AI and Experimentation

Article 08 April 2022

Here we look at the power of Appreciative Inquiry, and why it is such a fundamental tool in helping leaders and teams to make change happen.  

When it comes to change, we can look at it in two ways: we can focus on what is broken and needs fixing; or we can look at what we want to achieve and how to make that happen.  

Appreciative Inquiry helps us not simply to recognise a new reality, but to create one.  It moves the dial from simply describing a reality, i.e. “I’ll believe it when I see it” to starting to imagine that reality, for example “I’ll see it when I believe it”.  

It is this sense of positive re-imagining that sits at the heart of much of our work on change, and we have used the principles of Appreciative Inquiry successfully with leaders and leadership teams to help them transform the culture of leadership and teams.

In a programme of culture change, we often convene small groups to identify what is working well across a range of focus areas, and what are the leadership factors that have enabled that.  In this way, we start to encourage leaders and teams to reproduce and amplify those factors in their own context through their own leadership practice.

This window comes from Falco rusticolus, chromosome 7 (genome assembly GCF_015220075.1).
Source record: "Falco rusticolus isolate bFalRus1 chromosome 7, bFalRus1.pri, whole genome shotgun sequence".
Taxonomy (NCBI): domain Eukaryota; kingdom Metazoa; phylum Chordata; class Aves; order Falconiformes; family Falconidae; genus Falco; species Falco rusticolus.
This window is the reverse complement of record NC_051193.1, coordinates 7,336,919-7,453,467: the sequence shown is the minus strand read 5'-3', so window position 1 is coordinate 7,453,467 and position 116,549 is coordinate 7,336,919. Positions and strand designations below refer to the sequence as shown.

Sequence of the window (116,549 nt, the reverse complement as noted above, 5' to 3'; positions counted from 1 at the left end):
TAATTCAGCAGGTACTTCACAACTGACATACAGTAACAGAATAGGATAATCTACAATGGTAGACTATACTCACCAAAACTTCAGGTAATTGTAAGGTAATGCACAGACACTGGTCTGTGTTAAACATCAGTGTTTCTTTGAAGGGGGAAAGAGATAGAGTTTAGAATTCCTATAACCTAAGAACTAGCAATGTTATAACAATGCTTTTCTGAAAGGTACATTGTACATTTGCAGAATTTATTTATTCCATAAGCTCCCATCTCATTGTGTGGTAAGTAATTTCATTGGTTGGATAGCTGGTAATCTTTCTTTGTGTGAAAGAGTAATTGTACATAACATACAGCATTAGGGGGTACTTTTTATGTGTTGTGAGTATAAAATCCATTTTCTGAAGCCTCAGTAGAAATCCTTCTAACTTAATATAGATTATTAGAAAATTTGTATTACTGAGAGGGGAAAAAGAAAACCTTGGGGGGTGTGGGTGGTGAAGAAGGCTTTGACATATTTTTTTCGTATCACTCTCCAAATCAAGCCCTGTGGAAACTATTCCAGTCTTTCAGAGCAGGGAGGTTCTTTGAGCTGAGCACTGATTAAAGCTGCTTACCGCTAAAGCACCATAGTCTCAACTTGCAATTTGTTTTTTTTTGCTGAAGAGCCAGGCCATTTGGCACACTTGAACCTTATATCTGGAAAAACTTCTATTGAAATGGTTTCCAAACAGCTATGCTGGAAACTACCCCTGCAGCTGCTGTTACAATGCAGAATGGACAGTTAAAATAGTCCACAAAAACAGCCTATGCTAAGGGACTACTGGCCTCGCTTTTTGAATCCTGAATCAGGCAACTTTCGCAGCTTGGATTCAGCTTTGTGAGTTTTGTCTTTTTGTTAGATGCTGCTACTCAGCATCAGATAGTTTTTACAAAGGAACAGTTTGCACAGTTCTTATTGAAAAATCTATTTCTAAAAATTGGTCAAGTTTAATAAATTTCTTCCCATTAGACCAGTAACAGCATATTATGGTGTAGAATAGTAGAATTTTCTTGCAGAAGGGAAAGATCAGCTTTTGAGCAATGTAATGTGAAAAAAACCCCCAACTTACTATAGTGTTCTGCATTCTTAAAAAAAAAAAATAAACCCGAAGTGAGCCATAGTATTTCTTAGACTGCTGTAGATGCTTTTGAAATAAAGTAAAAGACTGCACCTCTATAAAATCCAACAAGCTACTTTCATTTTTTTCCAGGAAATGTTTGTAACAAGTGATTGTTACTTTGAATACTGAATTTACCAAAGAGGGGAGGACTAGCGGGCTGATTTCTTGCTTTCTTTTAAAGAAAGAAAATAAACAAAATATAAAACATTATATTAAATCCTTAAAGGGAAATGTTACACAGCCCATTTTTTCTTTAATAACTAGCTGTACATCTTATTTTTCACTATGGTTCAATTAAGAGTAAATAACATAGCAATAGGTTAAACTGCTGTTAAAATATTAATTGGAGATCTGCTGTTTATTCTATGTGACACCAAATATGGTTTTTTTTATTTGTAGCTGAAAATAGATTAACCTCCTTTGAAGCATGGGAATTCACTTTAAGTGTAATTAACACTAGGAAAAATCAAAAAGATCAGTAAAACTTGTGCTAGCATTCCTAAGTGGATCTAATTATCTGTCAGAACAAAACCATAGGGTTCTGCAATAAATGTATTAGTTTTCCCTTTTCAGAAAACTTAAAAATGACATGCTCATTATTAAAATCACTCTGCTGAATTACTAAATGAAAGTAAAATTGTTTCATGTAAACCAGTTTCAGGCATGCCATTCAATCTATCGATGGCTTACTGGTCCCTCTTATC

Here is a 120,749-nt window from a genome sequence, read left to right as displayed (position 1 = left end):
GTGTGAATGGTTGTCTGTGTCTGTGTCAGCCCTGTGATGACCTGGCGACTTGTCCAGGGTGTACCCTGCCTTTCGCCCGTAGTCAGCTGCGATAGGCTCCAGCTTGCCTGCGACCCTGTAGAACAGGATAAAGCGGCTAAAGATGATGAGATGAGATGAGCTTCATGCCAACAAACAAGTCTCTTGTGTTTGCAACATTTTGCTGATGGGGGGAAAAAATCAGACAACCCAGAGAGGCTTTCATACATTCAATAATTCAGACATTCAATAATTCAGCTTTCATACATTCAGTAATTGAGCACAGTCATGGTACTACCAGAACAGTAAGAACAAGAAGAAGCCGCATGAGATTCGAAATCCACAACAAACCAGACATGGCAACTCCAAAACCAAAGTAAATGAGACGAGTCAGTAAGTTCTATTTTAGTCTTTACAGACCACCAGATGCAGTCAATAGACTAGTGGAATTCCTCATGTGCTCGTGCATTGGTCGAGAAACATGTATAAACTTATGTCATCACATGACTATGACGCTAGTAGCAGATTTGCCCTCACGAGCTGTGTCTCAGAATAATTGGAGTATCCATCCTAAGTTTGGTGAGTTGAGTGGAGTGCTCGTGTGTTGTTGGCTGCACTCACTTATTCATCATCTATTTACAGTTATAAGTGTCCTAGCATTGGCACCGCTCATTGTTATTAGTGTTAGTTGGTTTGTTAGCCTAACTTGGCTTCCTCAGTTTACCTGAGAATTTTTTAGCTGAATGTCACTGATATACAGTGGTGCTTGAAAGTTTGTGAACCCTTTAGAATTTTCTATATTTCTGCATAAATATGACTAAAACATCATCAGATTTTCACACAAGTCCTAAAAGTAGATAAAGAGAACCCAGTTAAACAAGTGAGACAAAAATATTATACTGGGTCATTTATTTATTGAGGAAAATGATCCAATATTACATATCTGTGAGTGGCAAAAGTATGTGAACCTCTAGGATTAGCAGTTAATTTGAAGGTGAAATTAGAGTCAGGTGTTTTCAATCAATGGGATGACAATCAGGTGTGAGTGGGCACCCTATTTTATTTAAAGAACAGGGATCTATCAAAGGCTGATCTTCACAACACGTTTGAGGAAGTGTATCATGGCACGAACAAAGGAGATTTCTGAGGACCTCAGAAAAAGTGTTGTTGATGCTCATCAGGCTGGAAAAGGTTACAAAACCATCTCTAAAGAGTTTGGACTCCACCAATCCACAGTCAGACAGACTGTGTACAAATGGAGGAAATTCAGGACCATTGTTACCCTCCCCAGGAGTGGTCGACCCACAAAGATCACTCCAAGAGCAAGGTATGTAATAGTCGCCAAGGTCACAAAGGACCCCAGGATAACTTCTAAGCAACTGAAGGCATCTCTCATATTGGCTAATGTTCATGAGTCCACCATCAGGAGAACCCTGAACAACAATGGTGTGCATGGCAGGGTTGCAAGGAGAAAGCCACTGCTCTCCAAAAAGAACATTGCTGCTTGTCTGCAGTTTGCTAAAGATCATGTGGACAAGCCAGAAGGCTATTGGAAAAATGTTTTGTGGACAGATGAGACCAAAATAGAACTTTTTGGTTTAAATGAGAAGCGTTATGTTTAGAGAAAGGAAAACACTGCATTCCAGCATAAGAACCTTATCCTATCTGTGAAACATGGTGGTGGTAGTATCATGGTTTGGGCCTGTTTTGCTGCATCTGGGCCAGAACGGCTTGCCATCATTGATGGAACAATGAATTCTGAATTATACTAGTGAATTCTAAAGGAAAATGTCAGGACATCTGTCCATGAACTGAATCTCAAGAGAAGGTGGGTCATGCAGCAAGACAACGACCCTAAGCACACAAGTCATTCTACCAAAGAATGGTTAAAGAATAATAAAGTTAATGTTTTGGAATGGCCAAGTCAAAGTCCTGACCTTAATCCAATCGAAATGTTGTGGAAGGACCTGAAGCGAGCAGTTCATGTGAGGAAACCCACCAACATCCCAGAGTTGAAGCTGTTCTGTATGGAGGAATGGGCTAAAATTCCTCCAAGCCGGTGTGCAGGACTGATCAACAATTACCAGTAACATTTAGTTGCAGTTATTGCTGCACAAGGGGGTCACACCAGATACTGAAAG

For us, the central idea is one of active experimentation – helping leaders to envisage desirable future states where the enabling factors are present ‘everywhere, with everybody, all of the time’ and devising practical action experiments to work towards that.  

Creating a spirit and mindset of ‘ongoing experimentation’ allows for learning to take place from many small actions, some that work and some that don’t, rather than committing to single actions that signalled ‘completeness’ or that the work was in some way ‘Done’.  

Appreciative Inquiry leads to a state of experimentation that permeates the organisation, with leaders actively applying their learning within the context of their role – with the ability to pause, reflect, learn, recalibrate and go again.  

In a time like we’ve experienced over the last 18 months, and we will continue to face in our VUCA world, we see the role of Appreciative Inquiry not simply as a tool to help leaders imagine and realise a better future, but it also provides a method for collective resilience that can galvanise leaders, teams and organisations, and (as we are encouraged to do) build back better!

To learn more about changing mindsets in complex organisations, check out Death by 'Slow No', for experimentation and innovation you might like Leading innovation in large enterprises.

Sheppard_Moscow_Headshots_022.jpg Johnny Kelleher